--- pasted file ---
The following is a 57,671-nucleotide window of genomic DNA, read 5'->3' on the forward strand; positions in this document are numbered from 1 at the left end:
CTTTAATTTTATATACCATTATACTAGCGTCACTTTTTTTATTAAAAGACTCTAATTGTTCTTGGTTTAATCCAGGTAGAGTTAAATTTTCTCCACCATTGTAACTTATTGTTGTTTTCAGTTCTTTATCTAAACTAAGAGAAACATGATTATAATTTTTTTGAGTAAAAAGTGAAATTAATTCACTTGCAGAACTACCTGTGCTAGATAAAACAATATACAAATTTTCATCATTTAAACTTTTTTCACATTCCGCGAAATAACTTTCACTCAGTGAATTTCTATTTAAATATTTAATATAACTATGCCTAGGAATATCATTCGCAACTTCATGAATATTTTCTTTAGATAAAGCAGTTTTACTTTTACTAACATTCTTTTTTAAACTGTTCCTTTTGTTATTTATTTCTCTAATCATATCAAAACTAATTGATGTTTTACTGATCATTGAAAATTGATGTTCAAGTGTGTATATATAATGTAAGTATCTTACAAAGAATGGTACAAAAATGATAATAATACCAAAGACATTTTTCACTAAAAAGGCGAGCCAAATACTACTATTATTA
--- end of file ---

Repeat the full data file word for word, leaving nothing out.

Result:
The following is a 57,671-nucleotide window of genomic DNA, read 5'->3' on the forward strand; positions in this document are numbered from 1 at the left end:
CTTTAATTTTATATACCATTATACTAGCGTCACTTTTTTTATTAAAAGACTCTAATTGTTCTTGGTTTAATCCAGGTAGAGTTAAATTTTCTCCACCATTGTAACTTATTGTTGTTTTCAGTTCTTTATCTAAACTAAGAGAAACATGATTATAATTTTTTTGAGTAAAAAGTGAAATTAATTCACTTGCAGAACTACCTGTGCTAGATAAAACAATATACAAATTTTCATCATTTAAACTTTTTTCACATTCCGCGAAATAACTTTCACTCAGTGAATTTCTATTTAAATATTTAATATAACTATGCCTAGGAATATCATTCGCAACTTCATGAATATTTTCTTTAGATAAAGCAGTTTTACTTTTACTAACATTCTTTTTTAAACTGTTCCTTTTGTTATTTATTTCTCTAATCATATCAAAACTAATTGATGTTTTACTGATCATTGAAAATTGATGTTCAAGTGTGTATATATAATGTAAGTATCTTACAAAGAATGGTACAAAAATGATAATAATACCAAAGACATTTTTCACTAAAAAGGCGAGCCAAATACTACTATTATTA